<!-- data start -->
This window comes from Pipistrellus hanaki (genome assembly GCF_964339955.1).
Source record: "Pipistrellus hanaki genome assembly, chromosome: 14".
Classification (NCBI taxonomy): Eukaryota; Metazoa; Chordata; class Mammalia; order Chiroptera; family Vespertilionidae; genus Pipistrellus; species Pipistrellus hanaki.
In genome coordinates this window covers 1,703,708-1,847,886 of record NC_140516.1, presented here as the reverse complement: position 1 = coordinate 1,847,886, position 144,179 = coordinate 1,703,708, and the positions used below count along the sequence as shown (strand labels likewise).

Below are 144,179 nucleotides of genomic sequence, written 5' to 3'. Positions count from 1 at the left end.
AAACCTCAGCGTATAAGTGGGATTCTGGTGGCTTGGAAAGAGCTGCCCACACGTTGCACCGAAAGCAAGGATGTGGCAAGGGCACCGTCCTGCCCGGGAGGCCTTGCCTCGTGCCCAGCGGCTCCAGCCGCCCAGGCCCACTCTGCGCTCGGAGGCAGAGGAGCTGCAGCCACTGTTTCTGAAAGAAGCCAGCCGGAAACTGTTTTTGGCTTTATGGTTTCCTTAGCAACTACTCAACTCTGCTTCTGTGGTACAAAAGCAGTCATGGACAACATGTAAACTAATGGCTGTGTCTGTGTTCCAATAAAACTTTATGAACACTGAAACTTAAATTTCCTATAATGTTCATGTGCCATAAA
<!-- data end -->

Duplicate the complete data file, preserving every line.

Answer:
This window comes from Pipistrellus hanaki (genome assembly GCF_964339955.1).
Source record: "Pipistrellus hanaki genome assembly, chromosome: 14".
Classification (NCBI taxonomy): Eukaryota; Metazoa; Chordata; class Mammalia; order Chiroptera; family Vespertilionidae; genus Pipistrellus; species Pipistrellus hanaki.
In genome coordinates this window covers 1,703,708-1,847,886 of record NC_140516.1, presented here as the reverse complement: position 1 = coordinate 1,847,886, position 144,179 = coordinate 1,703,708, and the positions used below count along the sequence as shown (strand labels likewise).

Below are 144,179 nucleotides of genomic sequence, written 5' to 3'. Positions count from 1 at the left end.
AAACCTCAGCGTATAAGTGGGATTCTGGTGGCTTGGAAAGAGCTGCCCACACGTTGCACCGAAAGCAAGGATGTGGCAAGGGCACCGTCCTGCCCGGGAGGCCTTGCCTCGTGCCCAGCGGCTCCAGCCGCCCAGGCCCACTCTGCGCTCGGAGGCAGAGGAGCTGCAGCCACTGTTTCTGAAAGAAGCCAGCCGGAAACTGTTTTTGGCTTTATGGTTTCCTTAGCAACTACTCAACTCTGCTTCTGTGGTACAAAAGCAGTCATGGACAACATGTAAACTAATGGCTGTGTCTGTGTTCCAATAAAACTTTATGAACACTGAAACTTAAATTTCCTATAATGTTCATGTGCCATAAA